Friday, March 23, 2012

Power and politics

The truth of the class struggle has been driven home with more than ever during the last few years since the latest recession. The glaring growing income inequality, the wide-spread job-losses , the numerous strikes, the cruelty of the state toward their rebellious slaves all over the capitalist world, has induced even capitalist authorities to “lament” the growth of class strife.

Why do you think our ruling class spends so much time and money to bring their influence to bear upon Parliament or Congress? Because that is where the decision making resides in our governmental system. It is where the capitalist class get their tax breaks, subsidies, bailouts contracts, and the loopholes in the enforcement of the laws against them. It is where the masses get nothing other than roll-backs of the previous protections of our economic well-being, our health and safety, our unions and our jobs, pay and pensions.

The capitalist class rule because they have possession of the means of life, the land and the factories. It is true as Shakespear's Shylock says: “He owns my life who owns the means whereby I live.”. But it doesn’t complete the picture. Capitalist rule would be an empty phrase without them having some power to enforce their ownership and is by it is by controlling Parliament. Those who control the forces of "law and order", the police and the courts, and who control the military forces, actually and in reality control society itself, because having those powers at their command, they can and do use them for any desired purpose. he control and manipulation of these forces are carried on by the various political officers, and it is through these departments that instructions come with regard to their direction. Parliament and Congress make laws and alter them as in their wisdom they determine; they appoint the officers controlling the executive departments and they have at their disposal the means of ensuring that these laws are carried out. Those holding this power are in possession of the means whereby they can dominate society. The control, therefore, of political power means the control of society.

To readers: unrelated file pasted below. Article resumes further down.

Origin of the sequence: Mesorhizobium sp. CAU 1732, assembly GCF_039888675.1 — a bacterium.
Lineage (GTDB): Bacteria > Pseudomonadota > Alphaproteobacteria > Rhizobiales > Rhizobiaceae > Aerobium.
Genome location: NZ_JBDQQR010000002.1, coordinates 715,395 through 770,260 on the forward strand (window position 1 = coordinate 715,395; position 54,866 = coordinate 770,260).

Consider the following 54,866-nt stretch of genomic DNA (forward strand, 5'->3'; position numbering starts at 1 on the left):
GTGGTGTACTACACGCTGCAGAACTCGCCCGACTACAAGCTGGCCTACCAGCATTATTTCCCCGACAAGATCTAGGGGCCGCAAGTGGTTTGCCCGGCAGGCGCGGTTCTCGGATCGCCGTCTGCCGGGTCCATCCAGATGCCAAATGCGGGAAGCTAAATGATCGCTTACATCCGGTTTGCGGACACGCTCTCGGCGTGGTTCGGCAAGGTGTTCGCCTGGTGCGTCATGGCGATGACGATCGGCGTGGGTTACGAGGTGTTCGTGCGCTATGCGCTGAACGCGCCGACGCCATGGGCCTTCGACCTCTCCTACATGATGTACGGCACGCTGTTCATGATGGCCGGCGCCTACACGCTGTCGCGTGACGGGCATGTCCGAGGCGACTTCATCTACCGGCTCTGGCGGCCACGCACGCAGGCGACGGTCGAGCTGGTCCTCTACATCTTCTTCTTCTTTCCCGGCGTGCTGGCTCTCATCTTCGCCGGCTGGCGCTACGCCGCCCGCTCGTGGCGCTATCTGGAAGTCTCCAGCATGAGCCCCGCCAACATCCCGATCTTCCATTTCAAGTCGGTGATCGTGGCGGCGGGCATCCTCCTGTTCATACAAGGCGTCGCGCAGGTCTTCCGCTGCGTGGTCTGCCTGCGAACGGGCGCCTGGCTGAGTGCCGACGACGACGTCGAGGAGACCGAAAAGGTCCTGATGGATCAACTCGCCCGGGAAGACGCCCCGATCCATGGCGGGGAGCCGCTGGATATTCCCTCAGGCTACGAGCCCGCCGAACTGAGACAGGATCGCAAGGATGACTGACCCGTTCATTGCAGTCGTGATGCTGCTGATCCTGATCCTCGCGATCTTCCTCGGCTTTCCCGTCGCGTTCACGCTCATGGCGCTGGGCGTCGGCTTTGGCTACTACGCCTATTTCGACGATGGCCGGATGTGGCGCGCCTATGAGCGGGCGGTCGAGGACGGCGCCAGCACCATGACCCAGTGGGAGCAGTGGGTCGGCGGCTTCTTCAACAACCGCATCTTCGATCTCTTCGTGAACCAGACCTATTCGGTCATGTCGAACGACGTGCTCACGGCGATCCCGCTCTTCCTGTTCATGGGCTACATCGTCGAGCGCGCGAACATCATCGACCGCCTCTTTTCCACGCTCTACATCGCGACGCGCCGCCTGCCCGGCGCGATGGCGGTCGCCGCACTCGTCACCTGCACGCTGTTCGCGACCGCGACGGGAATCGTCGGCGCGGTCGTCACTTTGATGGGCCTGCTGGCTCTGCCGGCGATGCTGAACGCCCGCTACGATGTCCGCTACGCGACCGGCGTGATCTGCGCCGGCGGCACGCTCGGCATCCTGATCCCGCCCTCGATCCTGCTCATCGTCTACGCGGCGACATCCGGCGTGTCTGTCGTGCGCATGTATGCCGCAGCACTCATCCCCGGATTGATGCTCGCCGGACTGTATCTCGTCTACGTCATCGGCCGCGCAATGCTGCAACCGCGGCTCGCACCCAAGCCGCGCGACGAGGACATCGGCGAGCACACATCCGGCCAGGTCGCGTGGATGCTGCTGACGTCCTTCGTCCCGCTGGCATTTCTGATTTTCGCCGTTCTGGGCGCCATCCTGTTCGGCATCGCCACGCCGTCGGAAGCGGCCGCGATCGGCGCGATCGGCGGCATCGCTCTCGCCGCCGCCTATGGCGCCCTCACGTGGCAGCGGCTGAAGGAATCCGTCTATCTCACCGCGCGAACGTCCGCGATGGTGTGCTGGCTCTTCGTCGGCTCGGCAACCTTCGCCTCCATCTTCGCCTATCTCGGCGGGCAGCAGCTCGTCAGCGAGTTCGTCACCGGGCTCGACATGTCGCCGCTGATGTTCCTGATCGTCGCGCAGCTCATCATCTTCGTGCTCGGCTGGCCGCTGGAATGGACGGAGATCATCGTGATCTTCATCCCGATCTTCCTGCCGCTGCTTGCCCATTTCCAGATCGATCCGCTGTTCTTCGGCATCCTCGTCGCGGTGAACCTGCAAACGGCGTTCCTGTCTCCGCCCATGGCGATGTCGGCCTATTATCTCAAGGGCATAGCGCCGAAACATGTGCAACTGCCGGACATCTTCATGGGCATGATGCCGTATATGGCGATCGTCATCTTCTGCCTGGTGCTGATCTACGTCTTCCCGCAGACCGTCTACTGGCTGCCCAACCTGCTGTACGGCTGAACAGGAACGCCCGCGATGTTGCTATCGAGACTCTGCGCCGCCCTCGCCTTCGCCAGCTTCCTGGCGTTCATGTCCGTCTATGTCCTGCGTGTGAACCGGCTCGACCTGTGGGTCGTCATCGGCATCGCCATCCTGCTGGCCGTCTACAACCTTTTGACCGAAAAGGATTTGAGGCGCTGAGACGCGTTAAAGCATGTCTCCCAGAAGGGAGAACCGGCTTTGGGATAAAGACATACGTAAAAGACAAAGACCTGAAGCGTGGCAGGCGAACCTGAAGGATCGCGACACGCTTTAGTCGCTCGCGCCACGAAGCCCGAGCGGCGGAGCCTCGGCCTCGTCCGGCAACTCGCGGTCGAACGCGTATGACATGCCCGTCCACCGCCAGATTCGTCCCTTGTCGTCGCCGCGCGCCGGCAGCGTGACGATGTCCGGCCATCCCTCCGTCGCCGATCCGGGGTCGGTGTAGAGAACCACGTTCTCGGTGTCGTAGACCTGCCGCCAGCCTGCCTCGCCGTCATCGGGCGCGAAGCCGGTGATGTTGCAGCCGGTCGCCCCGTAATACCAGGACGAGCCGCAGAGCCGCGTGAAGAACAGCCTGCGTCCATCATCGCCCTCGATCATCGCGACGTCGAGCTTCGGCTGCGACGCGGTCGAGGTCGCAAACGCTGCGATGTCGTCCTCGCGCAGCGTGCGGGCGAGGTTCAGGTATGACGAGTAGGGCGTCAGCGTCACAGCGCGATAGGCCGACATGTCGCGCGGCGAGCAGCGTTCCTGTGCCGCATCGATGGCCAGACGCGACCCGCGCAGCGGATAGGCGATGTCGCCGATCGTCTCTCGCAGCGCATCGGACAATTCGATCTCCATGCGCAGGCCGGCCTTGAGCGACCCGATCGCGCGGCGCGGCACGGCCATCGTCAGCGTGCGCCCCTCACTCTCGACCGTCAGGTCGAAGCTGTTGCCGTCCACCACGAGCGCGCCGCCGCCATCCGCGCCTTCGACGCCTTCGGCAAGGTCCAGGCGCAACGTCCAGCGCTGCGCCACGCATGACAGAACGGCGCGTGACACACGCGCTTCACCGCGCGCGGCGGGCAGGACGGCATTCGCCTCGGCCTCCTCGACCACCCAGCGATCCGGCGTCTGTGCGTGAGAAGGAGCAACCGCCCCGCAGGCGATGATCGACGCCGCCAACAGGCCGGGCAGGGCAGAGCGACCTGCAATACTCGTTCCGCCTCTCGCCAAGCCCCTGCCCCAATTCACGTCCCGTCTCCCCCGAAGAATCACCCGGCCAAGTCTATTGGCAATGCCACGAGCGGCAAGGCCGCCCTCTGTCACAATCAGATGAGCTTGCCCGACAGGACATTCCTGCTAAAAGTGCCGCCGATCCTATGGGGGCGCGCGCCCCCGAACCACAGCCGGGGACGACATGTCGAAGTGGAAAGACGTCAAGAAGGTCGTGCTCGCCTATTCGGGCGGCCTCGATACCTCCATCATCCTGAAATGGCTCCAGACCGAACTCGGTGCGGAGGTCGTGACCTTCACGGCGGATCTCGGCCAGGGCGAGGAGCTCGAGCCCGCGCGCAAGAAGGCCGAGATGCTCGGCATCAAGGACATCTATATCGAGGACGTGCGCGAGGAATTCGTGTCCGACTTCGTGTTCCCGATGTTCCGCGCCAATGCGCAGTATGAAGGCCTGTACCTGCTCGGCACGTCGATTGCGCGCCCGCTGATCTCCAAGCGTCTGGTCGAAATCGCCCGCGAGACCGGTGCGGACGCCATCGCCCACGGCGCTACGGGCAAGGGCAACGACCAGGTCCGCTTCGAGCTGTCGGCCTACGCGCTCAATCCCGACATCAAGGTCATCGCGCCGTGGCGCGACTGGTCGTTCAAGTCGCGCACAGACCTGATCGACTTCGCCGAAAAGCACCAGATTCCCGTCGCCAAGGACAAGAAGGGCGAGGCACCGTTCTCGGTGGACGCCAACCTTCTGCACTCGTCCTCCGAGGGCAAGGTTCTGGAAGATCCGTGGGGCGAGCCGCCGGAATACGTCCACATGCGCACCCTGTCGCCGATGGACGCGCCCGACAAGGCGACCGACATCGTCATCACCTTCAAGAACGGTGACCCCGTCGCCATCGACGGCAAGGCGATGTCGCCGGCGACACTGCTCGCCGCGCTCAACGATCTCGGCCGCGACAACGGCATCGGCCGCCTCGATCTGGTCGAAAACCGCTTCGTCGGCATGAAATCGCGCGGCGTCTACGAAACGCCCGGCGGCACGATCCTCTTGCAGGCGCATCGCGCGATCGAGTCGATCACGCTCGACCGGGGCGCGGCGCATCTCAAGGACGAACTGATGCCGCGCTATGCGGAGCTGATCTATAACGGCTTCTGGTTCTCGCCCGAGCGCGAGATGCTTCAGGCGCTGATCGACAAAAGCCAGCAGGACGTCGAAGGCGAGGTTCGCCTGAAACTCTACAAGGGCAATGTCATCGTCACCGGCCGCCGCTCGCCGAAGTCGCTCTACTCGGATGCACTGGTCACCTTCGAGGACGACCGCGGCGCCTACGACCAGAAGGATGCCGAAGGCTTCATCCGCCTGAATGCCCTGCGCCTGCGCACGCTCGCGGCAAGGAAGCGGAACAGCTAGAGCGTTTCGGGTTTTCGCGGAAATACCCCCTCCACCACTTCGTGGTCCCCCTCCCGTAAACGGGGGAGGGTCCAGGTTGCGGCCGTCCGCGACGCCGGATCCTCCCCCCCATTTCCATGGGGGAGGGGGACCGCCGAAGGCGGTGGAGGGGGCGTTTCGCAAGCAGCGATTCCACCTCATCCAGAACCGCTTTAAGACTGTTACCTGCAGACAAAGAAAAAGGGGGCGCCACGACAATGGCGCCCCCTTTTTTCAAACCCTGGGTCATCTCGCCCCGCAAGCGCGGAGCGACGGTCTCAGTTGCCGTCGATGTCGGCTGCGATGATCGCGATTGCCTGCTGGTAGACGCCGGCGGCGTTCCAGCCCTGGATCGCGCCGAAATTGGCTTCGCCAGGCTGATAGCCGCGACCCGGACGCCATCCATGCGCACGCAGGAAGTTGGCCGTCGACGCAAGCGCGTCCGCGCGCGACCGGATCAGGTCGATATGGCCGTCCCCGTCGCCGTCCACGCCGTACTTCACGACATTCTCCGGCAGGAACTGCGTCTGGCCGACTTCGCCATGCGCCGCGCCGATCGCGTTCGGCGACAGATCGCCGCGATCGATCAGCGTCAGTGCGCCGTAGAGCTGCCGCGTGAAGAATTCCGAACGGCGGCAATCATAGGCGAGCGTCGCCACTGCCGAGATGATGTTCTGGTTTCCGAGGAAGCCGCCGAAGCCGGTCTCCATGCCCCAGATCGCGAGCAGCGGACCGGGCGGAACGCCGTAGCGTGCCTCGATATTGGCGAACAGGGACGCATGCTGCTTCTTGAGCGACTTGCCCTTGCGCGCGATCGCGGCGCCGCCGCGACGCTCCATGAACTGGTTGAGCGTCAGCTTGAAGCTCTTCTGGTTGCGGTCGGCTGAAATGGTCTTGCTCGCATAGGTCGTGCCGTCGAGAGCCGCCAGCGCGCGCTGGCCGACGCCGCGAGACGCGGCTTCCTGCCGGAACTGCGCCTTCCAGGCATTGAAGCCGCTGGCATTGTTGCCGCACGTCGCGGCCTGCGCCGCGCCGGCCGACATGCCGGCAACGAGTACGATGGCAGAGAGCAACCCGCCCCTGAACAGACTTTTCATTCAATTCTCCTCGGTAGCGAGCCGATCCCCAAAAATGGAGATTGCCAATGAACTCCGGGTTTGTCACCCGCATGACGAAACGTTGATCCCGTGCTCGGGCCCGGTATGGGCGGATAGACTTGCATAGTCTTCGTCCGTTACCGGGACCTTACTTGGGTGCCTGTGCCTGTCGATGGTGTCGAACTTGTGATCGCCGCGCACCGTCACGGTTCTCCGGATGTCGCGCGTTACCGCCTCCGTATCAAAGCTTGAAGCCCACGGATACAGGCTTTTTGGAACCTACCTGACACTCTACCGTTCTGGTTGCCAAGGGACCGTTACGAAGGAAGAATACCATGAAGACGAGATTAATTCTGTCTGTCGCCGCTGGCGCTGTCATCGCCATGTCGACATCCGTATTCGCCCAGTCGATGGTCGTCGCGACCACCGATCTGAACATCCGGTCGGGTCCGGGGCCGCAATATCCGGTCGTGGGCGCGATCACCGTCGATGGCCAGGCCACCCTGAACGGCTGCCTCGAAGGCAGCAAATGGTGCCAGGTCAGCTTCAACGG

But the picture is still not complete. The workers to-day possess an overwhelming majority of the votes and it is these working-class votes that return the capitalists and their representatives into control of Parliament and thereby the continuance of the capitalists' domination. To-day the working class are largely unconscious of what constitutes their own interests and so they are misled by the paid agents of the capitalist class to use the political power they possess against their real interests. The working class class have already within their reach the first step toward their emancipation when they understand how to use the vote they possess. But to use this vote effectively they must understand that, not only do they already possess political power, but that they must use this power for the purpose of getting rid of the class which dominates them. They must use their power to obtain control the political machinery, so as to enter into possession of the wealth they, and they alone create, and so rid themselves of the problems of misery, poverty, degradation, insecurity, and hopeless toil which press so heavily upon them to-day.